SECOND INCOME

The OSL guide to making extra money in your spare time

1: How much can I earn selling lost golf balls?

2: How to get started as a professional ball hawk

3: How do I sell lost golf balls?

4: Are there any risks retrieving lost balls?

5: Do I need permission to collect lost golf balls?

6: A golf ball hawker's best tips

7: How many golf balls can I find each season?

8: Equipment used to find lost golf balls

9: Pro ball hawk earns $4,000 a month

10: Make good money at NFL games

How much can I make?

Selling lost golf balls can give you a steady stream of extra income. The amount you make depends on the number of balls you collect and the price you sell them for. It's easy to make $50-$100 a week if you know someone, or a business, who'll buy everything you find.

Finding balls is easy

Finding lost golf balls is easy enough. Just go to any public golf course, explore the rough and out-of-bounds areas and you'll find golf balls everytime you look.

On popular 18-hole golf courses with lots of woods, long grass, and water hazards, you can easily find 50 to 200 balls every day of the week.

If you start getting serious about dredging water hazards and exploring deep into the woods and bushes, there'll be days you'll find more than 500 balls.

Selling balls is hard

But what do you do with this steady stream of golf balls? The easiest solution is to sell them to a golf ball recycling company. They won't pay you much per ball but they will buy everything you find.

Titleist Pro V1

The going rate is 10 cents for all balls except the exclusive Titleist Pro V1, which you can sell for 25 cents each.

Selling to a ball recycling and refurbishing company allows you to spend more time doing what you're probably best at: retrieving balls.

If you're finding 500 or more balls a week, it's a heck of a job finding the time and opportunities to sell the balls to individual golfers. You can try selling the balls outside golf clubs, but it's a lot of work and not always popular with clubs or golfers.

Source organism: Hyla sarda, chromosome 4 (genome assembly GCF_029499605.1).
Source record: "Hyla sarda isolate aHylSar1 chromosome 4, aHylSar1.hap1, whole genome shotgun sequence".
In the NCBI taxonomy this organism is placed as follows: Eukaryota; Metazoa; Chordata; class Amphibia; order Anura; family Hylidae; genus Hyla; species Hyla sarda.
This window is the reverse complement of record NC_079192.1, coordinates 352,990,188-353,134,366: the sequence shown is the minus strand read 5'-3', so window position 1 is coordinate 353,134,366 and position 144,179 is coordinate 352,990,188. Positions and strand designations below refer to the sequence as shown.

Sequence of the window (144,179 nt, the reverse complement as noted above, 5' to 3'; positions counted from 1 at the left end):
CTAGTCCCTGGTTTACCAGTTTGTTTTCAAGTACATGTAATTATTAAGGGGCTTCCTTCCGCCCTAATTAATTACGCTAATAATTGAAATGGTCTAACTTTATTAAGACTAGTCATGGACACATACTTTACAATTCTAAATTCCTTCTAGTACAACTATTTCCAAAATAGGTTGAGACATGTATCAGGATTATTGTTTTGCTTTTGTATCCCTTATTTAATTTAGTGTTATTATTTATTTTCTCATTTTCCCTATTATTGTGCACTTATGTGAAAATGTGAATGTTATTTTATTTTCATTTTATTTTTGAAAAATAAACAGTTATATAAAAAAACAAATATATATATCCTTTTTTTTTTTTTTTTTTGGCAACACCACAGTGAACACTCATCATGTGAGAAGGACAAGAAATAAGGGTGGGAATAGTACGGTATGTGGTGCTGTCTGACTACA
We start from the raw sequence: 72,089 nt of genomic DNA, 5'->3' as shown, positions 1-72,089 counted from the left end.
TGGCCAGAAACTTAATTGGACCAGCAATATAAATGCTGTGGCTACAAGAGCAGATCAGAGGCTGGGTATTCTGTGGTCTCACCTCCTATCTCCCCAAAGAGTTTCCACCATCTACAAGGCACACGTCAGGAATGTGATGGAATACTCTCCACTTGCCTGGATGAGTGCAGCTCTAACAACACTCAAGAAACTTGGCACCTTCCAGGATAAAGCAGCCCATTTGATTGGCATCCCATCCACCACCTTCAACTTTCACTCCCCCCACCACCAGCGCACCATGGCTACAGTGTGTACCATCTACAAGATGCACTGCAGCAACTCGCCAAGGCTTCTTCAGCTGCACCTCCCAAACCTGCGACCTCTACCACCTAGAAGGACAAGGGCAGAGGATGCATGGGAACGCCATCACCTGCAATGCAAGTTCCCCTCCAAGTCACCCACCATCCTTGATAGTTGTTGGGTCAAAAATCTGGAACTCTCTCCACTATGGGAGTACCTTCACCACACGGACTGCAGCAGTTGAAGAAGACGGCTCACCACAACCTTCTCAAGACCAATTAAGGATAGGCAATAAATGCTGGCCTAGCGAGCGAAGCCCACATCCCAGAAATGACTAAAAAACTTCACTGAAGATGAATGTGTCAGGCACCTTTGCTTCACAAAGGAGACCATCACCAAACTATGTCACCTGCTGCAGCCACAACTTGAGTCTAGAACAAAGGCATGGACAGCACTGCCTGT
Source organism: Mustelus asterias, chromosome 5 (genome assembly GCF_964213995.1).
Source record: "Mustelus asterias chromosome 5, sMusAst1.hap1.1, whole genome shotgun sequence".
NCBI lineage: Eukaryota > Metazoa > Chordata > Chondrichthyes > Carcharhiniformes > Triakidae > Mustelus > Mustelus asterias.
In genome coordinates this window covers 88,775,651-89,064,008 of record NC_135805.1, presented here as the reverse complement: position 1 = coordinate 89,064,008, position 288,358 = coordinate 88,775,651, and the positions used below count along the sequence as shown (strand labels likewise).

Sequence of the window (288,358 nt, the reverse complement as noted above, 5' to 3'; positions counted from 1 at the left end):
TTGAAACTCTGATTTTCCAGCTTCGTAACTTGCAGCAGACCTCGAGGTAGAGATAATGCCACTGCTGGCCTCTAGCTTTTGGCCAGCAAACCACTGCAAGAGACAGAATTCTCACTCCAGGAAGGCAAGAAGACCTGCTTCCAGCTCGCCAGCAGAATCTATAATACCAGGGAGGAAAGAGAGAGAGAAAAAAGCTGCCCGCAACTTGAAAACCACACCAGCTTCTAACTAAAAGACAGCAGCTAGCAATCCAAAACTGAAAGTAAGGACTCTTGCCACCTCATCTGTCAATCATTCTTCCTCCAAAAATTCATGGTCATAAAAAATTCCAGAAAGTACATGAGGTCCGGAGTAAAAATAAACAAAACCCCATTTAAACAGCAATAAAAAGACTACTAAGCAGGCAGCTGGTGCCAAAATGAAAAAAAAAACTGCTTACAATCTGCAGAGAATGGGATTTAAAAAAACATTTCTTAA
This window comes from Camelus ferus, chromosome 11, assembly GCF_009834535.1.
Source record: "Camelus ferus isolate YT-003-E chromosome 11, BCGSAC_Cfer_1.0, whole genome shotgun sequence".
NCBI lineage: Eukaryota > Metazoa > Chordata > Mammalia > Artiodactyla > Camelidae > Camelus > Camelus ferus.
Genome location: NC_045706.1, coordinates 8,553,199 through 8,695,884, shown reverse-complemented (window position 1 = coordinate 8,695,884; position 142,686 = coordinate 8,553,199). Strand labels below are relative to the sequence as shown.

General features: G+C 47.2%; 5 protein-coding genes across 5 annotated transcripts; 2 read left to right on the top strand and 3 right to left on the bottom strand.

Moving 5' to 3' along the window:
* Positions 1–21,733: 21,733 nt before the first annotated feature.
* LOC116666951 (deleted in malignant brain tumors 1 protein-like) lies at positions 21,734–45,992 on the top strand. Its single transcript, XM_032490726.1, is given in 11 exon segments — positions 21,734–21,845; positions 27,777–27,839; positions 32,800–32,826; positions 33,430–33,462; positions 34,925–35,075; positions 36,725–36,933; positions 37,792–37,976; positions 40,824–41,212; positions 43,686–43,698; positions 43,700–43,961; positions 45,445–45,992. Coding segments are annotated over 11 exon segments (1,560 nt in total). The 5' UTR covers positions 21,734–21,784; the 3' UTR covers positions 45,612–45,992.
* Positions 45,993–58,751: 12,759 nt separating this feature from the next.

For some reason, many golfers don't like the idea of you selling their golf balls back to them, even though a lot of them play with recycled and refurbished balls.

Online sales

You can try selling golf balls online, on E-Bay, or from a personal website. But even though you'll be able to get 50 cents for a ball instead of 10, it will take a lot of time to sell a lot of balls.

You will have to set up an online account or register a website, figure out how much to charge per ball and brand, set up Paypal or other payment system, handle packaging and shipping, in other words a whole lot of extra work.

Ball recyclers

Dealing with a recycling company, you just have to worry about collecting enough balls to sell.

A ball recycling company is not interested in buying small amounts. The companies usually have contracts with a number of courses, so they're used to dealing with thousands of balls at a time.

When approaching a ball recycling company, it's best to offer them at least a few thousand balls. They'll be keen to buy from you if you have a lot of Titleist Pro V1 balls.

The Pro V1 will probably make up about 10 to 20% of your total haul, perhaps less, sometimes more.

If you can offer a company 1,000 or more Pro V1 balls, they will be keen to deal with you. One thousand Pro V1's will give you $250.

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